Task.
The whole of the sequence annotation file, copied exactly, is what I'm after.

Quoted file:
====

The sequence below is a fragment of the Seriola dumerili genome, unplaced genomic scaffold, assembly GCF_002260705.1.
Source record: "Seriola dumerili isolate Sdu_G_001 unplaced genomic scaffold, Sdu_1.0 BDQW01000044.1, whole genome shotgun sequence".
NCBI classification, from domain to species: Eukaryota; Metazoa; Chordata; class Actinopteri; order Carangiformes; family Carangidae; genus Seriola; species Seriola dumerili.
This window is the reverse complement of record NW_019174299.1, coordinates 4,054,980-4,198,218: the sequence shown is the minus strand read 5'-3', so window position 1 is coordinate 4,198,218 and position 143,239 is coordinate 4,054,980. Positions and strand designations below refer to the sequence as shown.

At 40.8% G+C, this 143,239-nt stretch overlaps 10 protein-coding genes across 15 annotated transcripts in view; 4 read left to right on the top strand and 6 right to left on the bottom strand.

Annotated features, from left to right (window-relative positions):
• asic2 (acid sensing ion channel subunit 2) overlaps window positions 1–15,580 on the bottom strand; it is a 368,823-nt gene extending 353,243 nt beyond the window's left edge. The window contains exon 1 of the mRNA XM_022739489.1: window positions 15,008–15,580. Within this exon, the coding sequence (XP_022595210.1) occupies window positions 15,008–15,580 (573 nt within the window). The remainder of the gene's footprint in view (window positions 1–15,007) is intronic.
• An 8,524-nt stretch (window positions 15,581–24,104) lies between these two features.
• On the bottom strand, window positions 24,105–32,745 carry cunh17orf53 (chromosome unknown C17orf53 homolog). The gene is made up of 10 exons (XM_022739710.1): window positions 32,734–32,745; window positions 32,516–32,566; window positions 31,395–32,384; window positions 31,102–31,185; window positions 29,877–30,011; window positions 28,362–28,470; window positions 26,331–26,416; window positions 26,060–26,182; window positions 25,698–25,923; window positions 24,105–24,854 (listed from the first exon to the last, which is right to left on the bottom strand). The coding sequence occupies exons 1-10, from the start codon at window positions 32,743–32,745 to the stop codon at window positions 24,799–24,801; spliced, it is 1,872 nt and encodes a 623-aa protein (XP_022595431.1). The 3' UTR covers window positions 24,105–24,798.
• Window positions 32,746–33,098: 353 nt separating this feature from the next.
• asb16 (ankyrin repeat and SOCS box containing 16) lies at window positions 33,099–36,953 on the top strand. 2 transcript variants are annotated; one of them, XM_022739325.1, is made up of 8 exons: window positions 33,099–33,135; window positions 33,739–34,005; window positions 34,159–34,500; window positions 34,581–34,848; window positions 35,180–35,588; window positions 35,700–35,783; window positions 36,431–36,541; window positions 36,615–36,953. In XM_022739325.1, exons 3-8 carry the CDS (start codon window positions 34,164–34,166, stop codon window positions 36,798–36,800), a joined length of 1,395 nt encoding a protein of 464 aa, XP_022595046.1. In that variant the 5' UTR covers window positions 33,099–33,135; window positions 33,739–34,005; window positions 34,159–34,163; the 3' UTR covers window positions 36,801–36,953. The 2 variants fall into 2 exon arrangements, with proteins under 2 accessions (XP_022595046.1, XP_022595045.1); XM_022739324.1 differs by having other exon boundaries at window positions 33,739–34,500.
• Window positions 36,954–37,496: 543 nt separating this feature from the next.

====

The sequence below is a fragment of the Seriola dumerili genome, unplaced genomic scaffold, assembly GCF_002260705.1.
Source record: "Seriola dumerili isolate Sdu_G_001 unplaced genomic scaffold, Sdu_1.0 BDQW01000044.1, whole genome shotgun sequence".
NCBI classification, from domain to species: Eukaryota; Metazoa; Chordata; class Actinopteri; order Carangiformes; family Carangidae; genus Seriola; species Seriola dumerili.
This window is the reverse complement of record NW_019174299.1, coordinates 4,054,980-4,198,218: the sequence shown is the minus strand read 5'-3', so window position 1 is coordinate 4,198,218 and position 143,239 is coordinate 4,054,980. Positions and strand designations below refer to the sequence as shown.

At 40.8% G+C, this 143,239-nt stretch overlaps 10 protein-coding genes across 15 annotated transcripts in view; 4 read left to right on the top strand and 6 right to left on the bottom strand.

Annotated features, from left to right (window-relative positions):
• asic2 (acid sensing ion channel subunit 2) overlaps window positions 1–15,580 on the bottom strand; it is a 368,823-nt gene extending 353,243 nt beyond the window's left edge. The window contains exon 1 of the mRNA XM_022739489.1: window positions 15,008–15,580. Within this exon, the coding sequence (XP_022595210.1) occupies window positions 15,008–15,580 (573 nt within the window). The remainder of the gene's footprint in view (window positions 1–15,007) is intronic.
• An 8,524-nt stretch (window positions 15,581–24,104) lies between these two features.
• On the bottom strand, window positions 24,105–32,745 carry cunh17orf53 (chromosome unknown C17orf53 homolog). The gene is made up of 10 exons (XM_022739710.1): window positions 32,734–32,745; window positions 32,516–32,566; window positions 31,395–32,384; window positions 31,102–31,185; window positions 29,877–30,011; window positions 28,362–28,470; window positions 26,331–26,416; window positions 26,060–26,182; window positions 25,698–25,923; window positions 24,105–24,854 (listed from the first exon to the last, which is right to left on the bottom strand). The coding sequence occupies exons 1-10, from the start codon at window positions 32,743–32,745 to the stop codon at window positions 24,799–24,801; spliced, it is 1,872 nt and encodes a 623-aa protein (XP_022595431.1). The 3' UTR covers window positions 24,105–24,798.
• Window positions 32,746–33,098: 353 nt separating this feature from the next.
• asb16 (ankyrin repeat and SOCS box containing 16) lies at window positions 33,099–36,953 on the top strand. 2 transcript variants are annotated; one of them, XM_022739325.1, is made up of 8 exons: window positions 33,099–33,135; window positions 33,739–34,005; window positions 34,159–34,500; window positions 34,581–34,848; window positions 35,180–35,588; window positions 35,700–35,783; window positions 36,431–36,541; window positions 36,615–36,953. In XM_022739325.1, exons 3-8 carry the CDS (start codon window positions 34,164–34,166, stop codon window positions 36,798–36,800), a joined length of 1,395 nt encoding a protein of 464 aa, XP_022595046.1. In that variant the 5' UTR covers window positions 33,099–33,135; window positions 33,739–34,005; window positions 34,159–34,163; the 3' UTR covers window positions 36,801–36,953. The 2 variants fall into 2 exon arrangements, with proteins under 2 accessions (XP_022595046.1, XP_022595045.1); XM_022739324.1 differs by having other exon boundaries at window positions 33,739–34,500.
• Window positions 36,954–37,496: 543 nt separating this feature from the next.